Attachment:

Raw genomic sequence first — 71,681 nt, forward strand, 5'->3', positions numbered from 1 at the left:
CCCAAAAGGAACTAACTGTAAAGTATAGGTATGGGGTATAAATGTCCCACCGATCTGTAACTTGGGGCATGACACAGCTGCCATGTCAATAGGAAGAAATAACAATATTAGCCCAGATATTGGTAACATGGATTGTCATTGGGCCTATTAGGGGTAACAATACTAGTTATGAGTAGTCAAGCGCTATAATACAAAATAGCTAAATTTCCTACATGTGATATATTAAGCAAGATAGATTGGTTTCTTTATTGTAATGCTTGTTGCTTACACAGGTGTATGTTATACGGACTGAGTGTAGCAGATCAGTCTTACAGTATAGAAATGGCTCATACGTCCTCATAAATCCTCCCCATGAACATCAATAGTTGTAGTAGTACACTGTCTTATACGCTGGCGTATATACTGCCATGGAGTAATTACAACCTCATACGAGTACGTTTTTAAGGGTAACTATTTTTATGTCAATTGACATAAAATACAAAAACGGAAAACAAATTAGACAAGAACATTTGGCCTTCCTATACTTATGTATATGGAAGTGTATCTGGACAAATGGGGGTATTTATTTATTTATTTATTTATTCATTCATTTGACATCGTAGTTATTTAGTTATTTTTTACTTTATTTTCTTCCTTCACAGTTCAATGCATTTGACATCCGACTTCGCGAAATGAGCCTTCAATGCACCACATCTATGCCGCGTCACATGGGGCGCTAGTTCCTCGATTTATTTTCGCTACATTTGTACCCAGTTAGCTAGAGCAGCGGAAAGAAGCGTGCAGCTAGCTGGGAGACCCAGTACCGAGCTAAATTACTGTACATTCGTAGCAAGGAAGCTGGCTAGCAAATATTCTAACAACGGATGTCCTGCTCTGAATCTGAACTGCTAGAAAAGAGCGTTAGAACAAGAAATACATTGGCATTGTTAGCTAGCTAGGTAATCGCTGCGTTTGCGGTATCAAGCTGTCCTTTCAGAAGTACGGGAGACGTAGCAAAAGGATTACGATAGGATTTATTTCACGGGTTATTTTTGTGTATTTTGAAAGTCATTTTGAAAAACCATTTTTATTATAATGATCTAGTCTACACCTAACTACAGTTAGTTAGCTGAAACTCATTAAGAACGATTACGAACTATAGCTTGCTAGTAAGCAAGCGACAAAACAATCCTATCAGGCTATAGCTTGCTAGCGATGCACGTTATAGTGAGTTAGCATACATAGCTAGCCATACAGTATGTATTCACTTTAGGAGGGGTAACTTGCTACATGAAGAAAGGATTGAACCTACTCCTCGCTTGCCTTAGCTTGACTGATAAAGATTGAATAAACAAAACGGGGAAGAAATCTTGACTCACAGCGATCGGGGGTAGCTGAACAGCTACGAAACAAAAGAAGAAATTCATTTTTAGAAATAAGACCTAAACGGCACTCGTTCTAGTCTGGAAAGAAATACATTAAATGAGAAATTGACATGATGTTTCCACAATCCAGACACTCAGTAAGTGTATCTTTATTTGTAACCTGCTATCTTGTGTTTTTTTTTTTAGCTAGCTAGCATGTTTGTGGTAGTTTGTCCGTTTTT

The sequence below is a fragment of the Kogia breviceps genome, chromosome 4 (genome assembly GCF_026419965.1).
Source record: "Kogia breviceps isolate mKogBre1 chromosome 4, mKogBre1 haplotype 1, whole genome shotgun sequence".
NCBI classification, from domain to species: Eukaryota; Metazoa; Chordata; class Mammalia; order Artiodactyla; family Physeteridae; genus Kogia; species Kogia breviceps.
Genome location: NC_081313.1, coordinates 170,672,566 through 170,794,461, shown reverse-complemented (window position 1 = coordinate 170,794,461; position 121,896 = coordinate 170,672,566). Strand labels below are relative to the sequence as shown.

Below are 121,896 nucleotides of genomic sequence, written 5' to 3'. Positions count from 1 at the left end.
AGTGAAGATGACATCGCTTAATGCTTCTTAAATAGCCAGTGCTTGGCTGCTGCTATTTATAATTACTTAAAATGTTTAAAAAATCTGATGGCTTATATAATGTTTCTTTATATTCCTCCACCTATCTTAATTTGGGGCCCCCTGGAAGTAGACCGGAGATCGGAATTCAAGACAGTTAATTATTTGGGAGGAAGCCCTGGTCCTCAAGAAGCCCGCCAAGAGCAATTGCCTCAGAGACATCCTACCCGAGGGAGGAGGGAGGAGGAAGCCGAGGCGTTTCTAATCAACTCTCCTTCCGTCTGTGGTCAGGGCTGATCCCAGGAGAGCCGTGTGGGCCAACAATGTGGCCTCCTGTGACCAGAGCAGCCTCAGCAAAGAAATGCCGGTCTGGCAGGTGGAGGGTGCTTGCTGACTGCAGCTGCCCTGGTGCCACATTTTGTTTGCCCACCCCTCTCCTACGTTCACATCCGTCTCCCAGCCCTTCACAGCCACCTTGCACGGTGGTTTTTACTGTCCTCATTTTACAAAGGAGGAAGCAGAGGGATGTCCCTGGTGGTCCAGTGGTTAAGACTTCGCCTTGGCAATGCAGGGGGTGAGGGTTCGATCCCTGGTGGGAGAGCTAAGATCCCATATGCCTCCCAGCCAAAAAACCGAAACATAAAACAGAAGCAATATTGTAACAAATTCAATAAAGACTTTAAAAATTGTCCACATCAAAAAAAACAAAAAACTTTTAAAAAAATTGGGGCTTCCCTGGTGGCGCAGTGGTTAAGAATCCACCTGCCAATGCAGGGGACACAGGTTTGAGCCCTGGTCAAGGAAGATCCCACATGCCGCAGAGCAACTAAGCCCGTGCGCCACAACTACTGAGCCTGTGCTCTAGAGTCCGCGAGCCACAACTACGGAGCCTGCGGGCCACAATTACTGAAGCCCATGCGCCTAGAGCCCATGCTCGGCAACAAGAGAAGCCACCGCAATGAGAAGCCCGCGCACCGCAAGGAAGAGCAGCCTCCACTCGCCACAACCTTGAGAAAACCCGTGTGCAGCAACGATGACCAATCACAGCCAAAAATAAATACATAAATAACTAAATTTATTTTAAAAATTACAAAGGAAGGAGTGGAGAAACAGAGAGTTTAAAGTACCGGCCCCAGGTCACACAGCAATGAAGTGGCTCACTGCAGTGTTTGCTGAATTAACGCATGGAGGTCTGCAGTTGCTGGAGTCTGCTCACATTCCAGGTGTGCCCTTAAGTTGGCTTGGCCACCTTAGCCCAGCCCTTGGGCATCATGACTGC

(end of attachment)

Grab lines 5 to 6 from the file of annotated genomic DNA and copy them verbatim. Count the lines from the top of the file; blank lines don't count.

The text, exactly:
NCBI classification, from domain to species: Eukaryota; Metazoa; Chordata; class Mammalia; order Artiodactyla; family Physeteridae; genus Kogia; species Kogia breviceps.
Genome location: NC_081313.1, coordinates 170,672,566 through 170,794,461, shown reverse-complemented (window position 1 = coordinate 170,794,461; position 121,896 = coordinate 170,672,566). Strand labels below are relative to the sequence as shown.